Universal locality: experimental documentary photographer Stephen Gill

Experimental Bristol-born documentary photographer Stephen Gill reflects on an enriching journey of learning, creating, dismantling and ending up back where it all started, ahead of his home-city retrospective – and how photography saved him

Stephen Gill has built his photographic career upon an ethos of conceptual experimentation. Eschewing a signature style, his creative processes have included photographic burials, floral collage, in-camera photograms and the submerging of work within a watery world, and this month over 30 years of extraordinary, intense practice will be celebrated at the Arnolfini, drawing together new and previously unexhibited work. ‘Coming Up For Air’ includes works from Gill’s latest series ‘Please Notify the Sun’, alongside images taken from others such as ‘Hackney Flowers’, ‘Buried’, ‘Talking to Ants’, ‘Night Procession’, ‘Pigeons’, ‘Coexistence’ and ‘The Pillar’.

A solid two years in the making, the show will be accompanied by a 600-page catalogue that Gill has edited, produced and just printed in Denmark, using colourful recycled book cloth and featuring plenty of work that won’t feature in the exhibition.

From his bright, airy studio in the Swedish countryside – all whitewashed walls and rustic wooden beams – Stephen Gill smiles over Skype as we talk of his retrospective and his return home. It’s a dream come true for the Bristol-born photographer who worked the one-hour photo lab in Asda Bedminster in the late 1980s. His 16-year-old self would never believe it.

TBM: What would you like people to take from the retrospective?

SG: Encouragement, especially for young people, to walk their own path; to trust their instincts if they feel compelled to do something; to not make work that they feel is expected of them. Sometimes it is a long, lonely path or you’re swimming against the current trends. Do what you deeply want to do rather than thinking of an audience and what they want to see. I think this show may conjure up all sorts of emotions; the Swedish work, for me, is still quite overwhelming when I see it. It’s intense but funny. There’s quite a lot embedded in the pictures. Even though they’re of nature and animals they’re quite human as well; there’s a fragility.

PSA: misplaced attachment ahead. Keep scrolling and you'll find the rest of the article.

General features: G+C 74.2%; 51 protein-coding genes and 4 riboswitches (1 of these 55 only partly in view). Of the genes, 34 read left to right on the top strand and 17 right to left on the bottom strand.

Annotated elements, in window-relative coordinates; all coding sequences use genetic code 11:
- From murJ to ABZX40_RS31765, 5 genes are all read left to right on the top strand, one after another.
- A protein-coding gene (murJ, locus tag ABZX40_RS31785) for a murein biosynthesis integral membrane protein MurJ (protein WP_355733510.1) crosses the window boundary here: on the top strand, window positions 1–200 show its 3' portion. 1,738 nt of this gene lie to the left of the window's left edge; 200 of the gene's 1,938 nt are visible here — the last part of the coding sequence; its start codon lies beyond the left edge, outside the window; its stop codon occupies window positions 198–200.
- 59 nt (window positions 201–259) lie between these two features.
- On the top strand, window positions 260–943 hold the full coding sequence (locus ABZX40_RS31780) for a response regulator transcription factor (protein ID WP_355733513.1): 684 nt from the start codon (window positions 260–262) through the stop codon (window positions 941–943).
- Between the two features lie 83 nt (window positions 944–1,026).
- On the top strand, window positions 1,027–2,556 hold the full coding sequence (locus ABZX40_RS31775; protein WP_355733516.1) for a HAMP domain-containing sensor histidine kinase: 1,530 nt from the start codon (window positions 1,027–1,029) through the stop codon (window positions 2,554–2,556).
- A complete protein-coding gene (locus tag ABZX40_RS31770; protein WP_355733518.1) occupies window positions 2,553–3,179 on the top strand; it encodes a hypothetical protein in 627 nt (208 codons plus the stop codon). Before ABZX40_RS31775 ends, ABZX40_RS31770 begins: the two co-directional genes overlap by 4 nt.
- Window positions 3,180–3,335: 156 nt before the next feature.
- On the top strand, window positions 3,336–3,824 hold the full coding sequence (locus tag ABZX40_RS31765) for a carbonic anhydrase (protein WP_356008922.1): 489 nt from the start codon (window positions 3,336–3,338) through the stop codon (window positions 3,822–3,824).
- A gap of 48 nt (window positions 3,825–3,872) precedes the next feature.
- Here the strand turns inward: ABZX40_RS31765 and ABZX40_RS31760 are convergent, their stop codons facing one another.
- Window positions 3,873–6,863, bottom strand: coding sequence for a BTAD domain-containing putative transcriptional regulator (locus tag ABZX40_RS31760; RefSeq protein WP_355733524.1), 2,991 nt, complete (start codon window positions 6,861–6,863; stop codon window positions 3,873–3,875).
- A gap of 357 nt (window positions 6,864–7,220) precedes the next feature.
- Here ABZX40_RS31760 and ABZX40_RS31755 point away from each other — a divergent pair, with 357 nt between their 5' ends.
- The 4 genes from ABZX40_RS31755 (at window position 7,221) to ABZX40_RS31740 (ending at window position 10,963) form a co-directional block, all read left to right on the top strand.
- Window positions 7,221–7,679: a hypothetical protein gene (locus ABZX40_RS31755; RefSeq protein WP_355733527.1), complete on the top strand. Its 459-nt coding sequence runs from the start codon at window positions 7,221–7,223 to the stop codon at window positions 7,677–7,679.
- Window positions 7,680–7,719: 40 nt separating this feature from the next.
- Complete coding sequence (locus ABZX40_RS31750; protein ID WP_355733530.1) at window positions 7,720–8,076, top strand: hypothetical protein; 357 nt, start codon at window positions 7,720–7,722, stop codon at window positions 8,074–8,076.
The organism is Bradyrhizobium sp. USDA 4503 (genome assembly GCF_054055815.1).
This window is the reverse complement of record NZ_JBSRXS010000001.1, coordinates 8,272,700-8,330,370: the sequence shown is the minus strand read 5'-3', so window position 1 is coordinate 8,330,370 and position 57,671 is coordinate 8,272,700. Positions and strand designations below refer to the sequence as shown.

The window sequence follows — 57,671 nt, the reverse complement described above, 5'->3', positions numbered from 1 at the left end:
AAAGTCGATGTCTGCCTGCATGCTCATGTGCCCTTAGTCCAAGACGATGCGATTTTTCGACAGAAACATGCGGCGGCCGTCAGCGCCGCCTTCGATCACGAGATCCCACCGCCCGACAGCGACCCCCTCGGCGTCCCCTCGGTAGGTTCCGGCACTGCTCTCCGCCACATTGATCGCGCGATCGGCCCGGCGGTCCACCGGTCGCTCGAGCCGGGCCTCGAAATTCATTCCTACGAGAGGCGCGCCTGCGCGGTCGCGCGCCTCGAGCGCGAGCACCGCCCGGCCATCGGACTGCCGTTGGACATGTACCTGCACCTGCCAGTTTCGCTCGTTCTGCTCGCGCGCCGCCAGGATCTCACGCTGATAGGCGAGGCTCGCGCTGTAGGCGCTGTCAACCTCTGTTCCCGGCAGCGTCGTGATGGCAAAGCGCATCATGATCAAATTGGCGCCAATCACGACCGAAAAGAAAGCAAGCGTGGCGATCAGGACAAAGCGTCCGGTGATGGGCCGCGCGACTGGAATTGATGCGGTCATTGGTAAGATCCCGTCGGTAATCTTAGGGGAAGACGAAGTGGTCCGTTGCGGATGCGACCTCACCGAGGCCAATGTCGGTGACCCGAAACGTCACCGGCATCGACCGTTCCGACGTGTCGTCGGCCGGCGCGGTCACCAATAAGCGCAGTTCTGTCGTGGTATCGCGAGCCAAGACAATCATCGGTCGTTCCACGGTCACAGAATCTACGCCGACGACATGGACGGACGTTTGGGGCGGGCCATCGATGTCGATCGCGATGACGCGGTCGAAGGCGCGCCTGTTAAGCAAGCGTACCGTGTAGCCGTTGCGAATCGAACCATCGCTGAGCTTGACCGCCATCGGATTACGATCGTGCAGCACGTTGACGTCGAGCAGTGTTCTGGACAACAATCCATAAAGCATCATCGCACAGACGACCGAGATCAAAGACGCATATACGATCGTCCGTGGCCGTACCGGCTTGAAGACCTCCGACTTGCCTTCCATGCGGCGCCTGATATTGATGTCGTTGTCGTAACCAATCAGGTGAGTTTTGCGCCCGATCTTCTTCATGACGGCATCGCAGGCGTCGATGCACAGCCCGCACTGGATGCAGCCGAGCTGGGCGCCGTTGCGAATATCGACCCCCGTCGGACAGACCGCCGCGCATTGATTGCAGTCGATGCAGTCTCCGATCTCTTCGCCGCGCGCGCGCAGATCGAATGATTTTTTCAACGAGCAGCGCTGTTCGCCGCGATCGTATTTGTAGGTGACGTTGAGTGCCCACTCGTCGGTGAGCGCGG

How has living in Sweden for the past eight years shaped your photography work?

Massively. I never knew quite how it would but I knew nature would play a big part. I tried to have an open mind as to how it would steer everything. I knew beforehand that my imagination would have to work much harder; in London you’re so visually bombarded. After a while, living here, I understood that in London I was doing a lot of filtering out. You select and immerse yourself in a particular subject, whereas here it’s the opposite; you have to really extract something because you can’t necessarily see it – but it’s all here. It’s infinitely inspiring, there’s so much to do. I thought: I’ll move to Sweden, slow down, have a quieter life after 20 intense years in London, but it was a complete mirage – I fooled myself in a way and realised I wasn’t running away from the intensity, I was running away from myself in a way. It’s still mad. I’m still waking up at four in the morning; nothing changes. It’s you. And the work I’ve made over the years tends to generate more work, more emails etc.

Tell us more about the new Swedish work that will be showing

All of it is being shown for the first time in the UK. There are three Swedish nature studies; the first of which is a nocturnal study around the idea that while we’re all sleeping there’s this parallel world that comes alive. It’s not that dissimilar to the city life that I knew; it’s equally 0intense in terms of abundance. In the same room at the Arnolfini is this series called The Pillar which is a study of birds; trying to funnel the birds from the sky onto the surface of a 6cm-diameter pillar. When you look out of the window it doesn’t look like there’s much happening at all but you know there’s so much life – so as an experiment I asked a local farmer if I could put a pillar in his field. Opposite, I put another pillar with a camera and over a four-year period I recorded all the birds; anything that landed on this ‘stage’. In a way it’s all a bit wrong; they’re falling off or somehow offbeat, but there’s something nice about the fact they’re not typical nature pictures. The birds almost made the work. I built a place where things could unfold but I was not there. I would visit three days a week, clean the camera, take out the SD card, change the batteries, and just maintain the thing.